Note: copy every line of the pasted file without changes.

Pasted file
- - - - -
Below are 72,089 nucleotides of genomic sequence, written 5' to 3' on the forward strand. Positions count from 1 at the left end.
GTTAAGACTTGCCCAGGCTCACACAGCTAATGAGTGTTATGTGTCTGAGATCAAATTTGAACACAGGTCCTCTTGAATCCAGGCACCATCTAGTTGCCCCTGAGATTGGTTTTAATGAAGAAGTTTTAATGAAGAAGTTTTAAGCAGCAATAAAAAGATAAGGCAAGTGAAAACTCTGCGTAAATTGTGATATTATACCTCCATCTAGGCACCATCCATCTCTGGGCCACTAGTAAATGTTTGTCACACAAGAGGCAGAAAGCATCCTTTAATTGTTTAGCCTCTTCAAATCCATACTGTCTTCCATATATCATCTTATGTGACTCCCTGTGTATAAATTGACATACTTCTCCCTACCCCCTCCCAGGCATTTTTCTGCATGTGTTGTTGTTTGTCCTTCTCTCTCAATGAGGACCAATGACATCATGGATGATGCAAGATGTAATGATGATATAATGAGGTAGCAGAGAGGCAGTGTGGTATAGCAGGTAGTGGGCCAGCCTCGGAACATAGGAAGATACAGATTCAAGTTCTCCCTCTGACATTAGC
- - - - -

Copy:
Below are 72,089 nucleotides of genomic sequence, written 5' to 3' on the forward strand. Positions count from 1 at the left end.
GTTAAGACTTGCCCAGGCTCACACAGCTAATGAGTGTTATGTGTCTGAGATCAAATTTGAACACAGGTCCTCTTGAATCCAGGCACCATCTAGTTGCCCCTGAGATTGGTTTTAATGAAGAAGTTTTAATGAAGAAGTTTTAAGCAGCAATAAAAAGATAAGGCAAGTGAAAACTCTGCGTAAATTGTGATATTATACCTCCATCTAGGCACCATCCATCTCTGGGCCACTAGTAAATGTTTGTCACACAAGAGGCAGAAAGCATCCTTTAATTGTTTAGCCTCTTCAAATCCATACTGTCTTCCATATATCATCTTATGTGACTCCCTGTGTATAAATTGACATACTTCTCCCTACCCCCTCCCAGGCATTTTTCTGCATGTGTTGTTGTTTGTCCTTCTCTCTCAATGAGGACCAATGACATCATGGATGATGCAAGATGTAATGATGATATAATGAGGTAGCAGAGAGGCAGTGTGGTATAGCAGGTAGTGGGCCAGCCTCGGAACATAGGAAGATACAGATTCAAGTTCTCCCTCTGACATTAGC